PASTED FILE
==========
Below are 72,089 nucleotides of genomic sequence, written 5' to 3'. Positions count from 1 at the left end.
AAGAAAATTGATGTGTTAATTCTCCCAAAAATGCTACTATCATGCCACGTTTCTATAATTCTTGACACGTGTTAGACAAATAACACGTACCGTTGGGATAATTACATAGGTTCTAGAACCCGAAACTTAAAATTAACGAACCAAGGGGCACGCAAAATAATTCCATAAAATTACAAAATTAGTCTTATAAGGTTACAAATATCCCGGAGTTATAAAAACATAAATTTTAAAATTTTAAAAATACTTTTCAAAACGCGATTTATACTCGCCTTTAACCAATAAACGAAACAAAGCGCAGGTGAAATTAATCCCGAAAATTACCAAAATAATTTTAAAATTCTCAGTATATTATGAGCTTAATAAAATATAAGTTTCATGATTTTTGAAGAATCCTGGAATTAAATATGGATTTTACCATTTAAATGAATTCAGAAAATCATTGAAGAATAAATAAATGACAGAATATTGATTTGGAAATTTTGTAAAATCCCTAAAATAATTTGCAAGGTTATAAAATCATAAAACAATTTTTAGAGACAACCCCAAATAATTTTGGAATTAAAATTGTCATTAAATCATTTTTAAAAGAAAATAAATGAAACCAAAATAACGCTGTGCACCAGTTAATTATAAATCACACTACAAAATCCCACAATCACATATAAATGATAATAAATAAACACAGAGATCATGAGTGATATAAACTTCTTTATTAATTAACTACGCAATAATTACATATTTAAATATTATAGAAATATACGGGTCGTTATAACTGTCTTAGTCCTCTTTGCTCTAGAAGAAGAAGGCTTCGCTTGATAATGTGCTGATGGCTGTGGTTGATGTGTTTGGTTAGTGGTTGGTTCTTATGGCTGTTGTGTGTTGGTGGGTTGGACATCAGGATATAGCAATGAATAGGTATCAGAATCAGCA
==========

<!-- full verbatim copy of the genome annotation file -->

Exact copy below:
Below are 72,089 nucleotides of genomic sequence, written 5' to 3'. Positions count from 1 at the left end.
AAGAAAATTGATGTGTTAATTCTCCCAAAAATGCTACTATCATGCCACGTTTCTATAATTCTTGACACGTGTTAGACAAATAACACGTACCGTTGGGATAATTACATAGGTTCTAGAACCCGAAACTTAAAATTAACGAACCAAGGGGCACGCAAAATAATTCCATAAAATTACAAAATTAGTCTTATAAGGTTACAAATATCCCGGAGTTATAAAAACATAAATTTTAAAATTTTAAAAATACTTTTCAAAACGCGATTTATACTCGCCTTTAACCAATAAACGAAACAAAGCGCAGGTGAAATTAATCCCGAAAATTACCAAAATAATTTTAAAATTCTCAGTATATTATGAGCTTAATAAAATATAAGTTTCATGATTTTTGAAGAATCCTGGAATTAAATATGGATTTTACCATTTAAATGAATTCAGAAAATCATTGAAGAATAAATAAATGACAGAATATTGATTTGGAAATTTTGTAAAATCCCTAAAATAATTTGCAAGGTTATAAAATCATAAAACAATTTTTAGAGACAACCCCAAATAATTTTGGAATTAAAATTGTCATTAAATCATTTTTAAAAGAAAATAAATGAAACCAAAATAACGCTGTGCACCAGTTAATTATAAATCACACTACAAAATCCCACAATCACATATAAATGATAATAAATAAACACAGAGATCATGAGTGATATAAACTTCTTTATTAATTAACTACGCAATAATTACATATTTAAATATTATAGAAATATACGGGTCGTTATAACTGTCTTAGTCCTCTTTGCTCTAGAAGAAGAAGGCTTCGCTTGATAATGTGCTGATGGCTGTGGTTGATGTGTTTGGTTAGTGGTTGGTTCTTATGGCTGTTGTGTGTTGGTGGGTTGGACATCAGGATATAGCAATGAATAGGTATCAGAATCAGCA